Posted on Oct 07, 2019
A Scottish court has rejected a legal bid to force Boris Johnson to ask for a Brexit delay if he has not struck a deal with the EU in less than two weeks.
Last month British lawmakers passed legislation, known as the “Benn Act”, which requires the Prime Minister to send a letter to the EU asking for a delay if no divorce agreement has been struck by Oct. 19, to stop what opponents say would be calamitous no-deal Brexit.
With the clock ticking down to Britain’s due departure on October 31st, however, Johnson has consistently said he would not ask for a delay and that he would rather be “dead in a ditch” than seek any further extension.
But he has also said he would not break the law, which he has dubbed “the surrender act”, without explaining that apparent contradiction.
Anti-Brexit campaigners, who believe Johnson will use a legal loophole or send a second letter, threatening to sabotage EU processes if they grant a Brexit delay, asked Scotland’s Outer House of the Court of Session to issue an order compelling him to comply with the Benn Act.
“The government accepts that in executing its political policy it must comply with the 2019 Act,” the judge, Paul Cullen, said in his ruling rejecting their challenge.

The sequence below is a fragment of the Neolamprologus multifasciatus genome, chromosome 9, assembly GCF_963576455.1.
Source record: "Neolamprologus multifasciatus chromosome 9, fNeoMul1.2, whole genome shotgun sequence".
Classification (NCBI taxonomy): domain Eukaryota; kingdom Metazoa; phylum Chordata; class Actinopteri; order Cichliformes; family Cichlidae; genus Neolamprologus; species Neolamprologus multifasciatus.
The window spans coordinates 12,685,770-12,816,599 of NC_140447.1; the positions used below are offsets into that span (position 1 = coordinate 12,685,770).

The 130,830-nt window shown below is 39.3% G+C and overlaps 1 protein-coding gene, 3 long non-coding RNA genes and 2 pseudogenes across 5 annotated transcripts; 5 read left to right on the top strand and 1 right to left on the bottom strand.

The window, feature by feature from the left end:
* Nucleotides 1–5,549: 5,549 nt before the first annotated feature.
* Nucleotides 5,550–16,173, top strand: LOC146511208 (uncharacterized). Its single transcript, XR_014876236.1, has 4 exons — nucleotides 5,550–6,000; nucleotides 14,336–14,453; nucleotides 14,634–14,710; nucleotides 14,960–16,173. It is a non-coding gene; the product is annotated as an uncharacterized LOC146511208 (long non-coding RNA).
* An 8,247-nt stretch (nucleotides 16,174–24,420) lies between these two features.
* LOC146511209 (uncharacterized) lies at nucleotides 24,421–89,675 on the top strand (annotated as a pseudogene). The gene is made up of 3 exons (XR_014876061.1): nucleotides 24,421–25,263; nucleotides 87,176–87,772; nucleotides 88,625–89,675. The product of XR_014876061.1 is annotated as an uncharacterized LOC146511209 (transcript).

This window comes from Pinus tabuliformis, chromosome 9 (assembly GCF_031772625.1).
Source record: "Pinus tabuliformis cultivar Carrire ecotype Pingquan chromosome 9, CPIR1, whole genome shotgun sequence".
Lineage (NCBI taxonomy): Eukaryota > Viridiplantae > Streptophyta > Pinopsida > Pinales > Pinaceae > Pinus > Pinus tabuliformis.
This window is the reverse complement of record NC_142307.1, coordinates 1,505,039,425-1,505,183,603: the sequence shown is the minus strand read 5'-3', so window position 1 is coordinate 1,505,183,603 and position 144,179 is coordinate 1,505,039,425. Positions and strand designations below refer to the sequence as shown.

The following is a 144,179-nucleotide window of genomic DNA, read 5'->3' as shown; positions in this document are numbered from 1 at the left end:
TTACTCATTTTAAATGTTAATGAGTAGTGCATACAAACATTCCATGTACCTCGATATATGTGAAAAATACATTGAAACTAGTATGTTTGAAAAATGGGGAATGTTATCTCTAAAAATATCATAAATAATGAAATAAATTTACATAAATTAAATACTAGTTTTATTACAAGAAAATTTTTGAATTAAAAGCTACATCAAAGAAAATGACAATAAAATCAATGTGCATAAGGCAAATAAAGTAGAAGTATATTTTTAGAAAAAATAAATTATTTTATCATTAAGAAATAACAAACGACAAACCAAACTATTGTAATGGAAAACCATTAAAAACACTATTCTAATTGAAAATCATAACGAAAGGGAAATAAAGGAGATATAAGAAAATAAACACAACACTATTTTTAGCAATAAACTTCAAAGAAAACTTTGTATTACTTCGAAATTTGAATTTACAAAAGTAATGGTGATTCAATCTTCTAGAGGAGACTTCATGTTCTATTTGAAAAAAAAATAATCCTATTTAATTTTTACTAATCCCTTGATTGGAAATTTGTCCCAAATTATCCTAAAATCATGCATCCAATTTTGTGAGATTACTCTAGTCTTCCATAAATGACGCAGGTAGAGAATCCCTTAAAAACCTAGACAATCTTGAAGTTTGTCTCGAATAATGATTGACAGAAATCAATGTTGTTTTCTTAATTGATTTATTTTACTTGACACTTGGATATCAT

“There can be no doubt that (Johnson) now accepts that he must comply with the requirements of the 2019 Act and has affirmed that he intends to do so.”
On Friday, the court heard that the Advocate General, the government’s top legal officer in Scotland, had given assurances that Johnson would fully comply with the Benn Act, the first time the government had publicly acknowledged that Johnson would be required to ask for a Brexit delay.
Cullen said the Advocate General had stated “clearly and unequivocally the prime minister’s intention to comply with his statutory duties” with “detailed and specific” legal declarations.
“The content of the duty imposed on the prime minister and the circumstances in which he becomes liable to fulfil that duty are carefully and precisely spelled out,” said the judge, who added that “extra-judicial” remarks could not be taken as “conclusive statements of the government’s understanding of its legal obligations”.
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